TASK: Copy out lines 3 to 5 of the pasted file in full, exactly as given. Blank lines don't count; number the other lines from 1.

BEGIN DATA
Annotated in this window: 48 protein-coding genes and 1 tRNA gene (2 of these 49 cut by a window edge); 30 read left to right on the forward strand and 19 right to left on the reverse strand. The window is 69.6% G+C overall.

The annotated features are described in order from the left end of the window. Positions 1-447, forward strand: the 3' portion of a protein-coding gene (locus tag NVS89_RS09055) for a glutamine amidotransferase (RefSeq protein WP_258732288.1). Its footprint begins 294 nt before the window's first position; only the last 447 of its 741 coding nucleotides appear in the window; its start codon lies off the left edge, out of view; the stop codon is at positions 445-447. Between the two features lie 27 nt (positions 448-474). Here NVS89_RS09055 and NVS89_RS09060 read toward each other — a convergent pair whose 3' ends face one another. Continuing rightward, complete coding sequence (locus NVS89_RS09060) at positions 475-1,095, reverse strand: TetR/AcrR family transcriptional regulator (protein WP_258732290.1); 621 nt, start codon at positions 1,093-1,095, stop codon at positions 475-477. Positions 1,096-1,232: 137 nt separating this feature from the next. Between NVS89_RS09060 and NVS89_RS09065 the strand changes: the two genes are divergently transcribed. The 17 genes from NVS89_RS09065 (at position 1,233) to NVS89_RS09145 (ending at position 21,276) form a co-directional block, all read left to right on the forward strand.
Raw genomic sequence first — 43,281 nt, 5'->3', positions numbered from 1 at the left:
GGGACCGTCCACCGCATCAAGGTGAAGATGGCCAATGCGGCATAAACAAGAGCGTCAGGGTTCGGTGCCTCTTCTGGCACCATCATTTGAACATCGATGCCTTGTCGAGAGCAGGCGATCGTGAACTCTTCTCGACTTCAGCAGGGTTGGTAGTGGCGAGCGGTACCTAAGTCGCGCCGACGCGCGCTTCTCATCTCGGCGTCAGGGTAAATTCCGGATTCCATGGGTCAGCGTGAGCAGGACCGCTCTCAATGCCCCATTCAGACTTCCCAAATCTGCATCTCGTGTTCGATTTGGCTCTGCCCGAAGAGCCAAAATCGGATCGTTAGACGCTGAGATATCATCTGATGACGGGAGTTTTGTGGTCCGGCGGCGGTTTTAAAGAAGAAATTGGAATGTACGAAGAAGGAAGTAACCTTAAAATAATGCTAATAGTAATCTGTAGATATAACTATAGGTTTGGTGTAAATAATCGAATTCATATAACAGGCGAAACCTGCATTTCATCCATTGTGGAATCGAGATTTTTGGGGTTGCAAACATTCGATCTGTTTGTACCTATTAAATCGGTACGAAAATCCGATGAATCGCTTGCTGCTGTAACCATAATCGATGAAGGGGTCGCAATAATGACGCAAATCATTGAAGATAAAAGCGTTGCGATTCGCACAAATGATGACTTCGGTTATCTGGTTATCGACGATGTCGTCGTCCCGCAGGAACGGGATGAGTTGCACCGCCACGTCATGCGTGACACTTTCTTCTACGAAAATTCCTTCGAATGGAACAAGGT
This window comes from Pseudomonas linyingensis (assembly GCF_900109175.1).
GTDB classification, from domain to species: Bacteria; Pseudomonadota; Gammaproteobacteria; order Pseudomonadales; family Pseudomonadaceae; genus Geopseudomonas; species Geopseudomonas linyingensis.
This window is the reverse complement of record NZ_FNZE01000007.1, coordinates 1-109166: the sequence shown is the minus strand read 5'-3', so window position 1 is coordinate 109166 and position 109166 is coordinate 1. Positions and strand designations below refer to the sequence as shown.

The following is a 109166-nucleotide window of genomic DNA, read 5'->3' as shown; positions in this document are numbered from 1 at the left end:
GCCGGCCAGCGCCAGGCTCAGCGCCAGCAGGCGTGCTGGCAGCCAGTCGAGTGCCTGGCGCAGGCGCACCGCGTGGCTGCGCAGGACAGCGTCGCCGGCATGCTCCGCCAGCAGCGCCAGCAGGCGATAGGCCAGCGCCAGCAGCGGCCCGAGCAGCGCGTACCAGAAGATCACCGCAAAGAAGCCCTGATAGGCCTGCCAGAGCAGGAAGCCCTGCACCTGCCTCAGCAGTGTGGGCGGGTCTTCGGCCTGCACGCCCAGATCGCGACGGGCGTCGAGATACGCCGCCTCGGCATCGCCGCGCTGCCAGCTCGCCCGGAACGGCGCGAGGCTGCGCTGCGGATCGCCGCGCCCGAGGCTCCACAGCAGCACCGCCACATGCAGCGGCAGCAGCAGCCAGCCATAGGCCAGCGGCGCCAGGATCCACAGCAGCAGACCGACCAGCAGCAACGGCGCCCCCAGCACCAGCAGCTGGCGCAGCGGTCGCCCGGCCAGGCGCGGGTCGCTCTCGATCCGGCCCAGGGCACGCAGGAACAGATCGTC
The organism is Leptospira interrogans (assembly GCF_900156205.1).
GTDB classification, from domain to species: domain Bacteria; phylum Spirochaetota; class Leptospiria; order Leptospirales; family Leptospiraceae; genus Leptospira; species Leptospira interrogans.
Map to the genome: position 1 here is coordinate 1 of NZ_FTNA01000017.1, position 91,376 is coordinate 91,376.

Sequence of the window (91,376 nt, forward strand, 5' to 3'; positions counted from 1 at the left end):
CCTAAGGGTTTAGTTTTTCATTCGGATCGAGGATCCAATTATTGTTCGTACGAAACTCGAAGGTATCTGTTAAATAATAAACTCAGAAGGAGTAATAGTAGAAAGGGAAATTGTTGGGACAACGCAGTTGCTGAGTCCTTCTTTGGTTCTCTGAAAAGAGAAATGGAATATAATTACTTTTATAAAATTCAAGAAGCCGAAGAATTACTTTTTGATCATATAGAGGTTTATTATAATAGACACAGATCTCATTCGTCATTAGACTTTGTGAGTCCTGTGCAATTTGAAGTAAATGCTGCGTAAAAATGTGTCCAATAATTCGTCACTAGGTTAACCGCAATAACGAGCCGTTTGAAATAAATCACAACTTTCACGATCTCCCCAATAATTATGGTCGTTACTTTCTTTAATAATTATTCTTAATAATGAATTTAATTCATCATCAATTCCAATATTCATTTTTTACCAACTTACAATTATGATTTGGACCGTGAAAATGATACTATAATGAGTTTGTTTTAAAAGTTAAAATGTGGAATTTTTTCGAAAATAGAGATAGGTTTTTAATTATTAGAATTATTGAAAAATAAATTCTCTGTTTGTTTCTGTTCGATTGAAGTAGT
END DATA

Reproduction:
Raw genomic sequence first — 43,281 nt, 5'->3', positions numbered from 1 at the left:
GGGACCGTCCACCGCATCAAGGTGAAGATGGCCAATGCGGCATAAACAAGAGCGTCAGGGTTCGGTGCCTCTTCTGGCACCATCATTTGAACATCGATGCCTTGTCGAGAGCAGGCGATCGTGAACTCTTCTCGACTTCAGCAGGGTTGGTAGTGGCGAGCGGTACCTAAGTCGCGCCGACGCGCGCTTCTCATCTCGGCGTCAGGGTAAATTCCGGATTCCATGGGTCAGCGTGAGCAGGACCGCTCTCAATGCCCCATTCAGACTTCCCAAATCTGCATCTCGTGTTCGATTTGGCTCTGCCCGAAGAGCCAAAATCGGATCGTTAGACGCTGAGATATCATCTGATGACGGGAGTTTTGTGGTCCGGCGGCGGTTTTAAAGAAGAAATTGGAATGTACGAAGAAGGAAGTAACCTTAAAATAATGCTAATAGTAATCTGTAGATATAACTATAGGTTTGGTGTAAATAATCGAATTCATATAACAGGCGAAACCTGCATTTCATCCATTGTGGAATCGAGATTTTTGGGGTTGCAAACATTCGATCTGTTTGTACCTATTAAATCGGTACGAAAATCCGATGAATCGCTTGCTGCTGTAACCATAATCGATGAAGGGGTCGCAATAATGACGCAAATCATTGAAGATAAAAGCGTTGCGATTCGCACAAATGATGACTTCGGTTATCTGGTTATCGACGATGTCGTCGTCCCGCAGGAACGGGATGAGTTGCACCGCCACGTCATGCGTGACACTTTCTTCTACGAAAATTCCTTCGAATGGAACAAGGT
This window comes from Pseudomonas linyingensis (assembly GCF_900109175.1).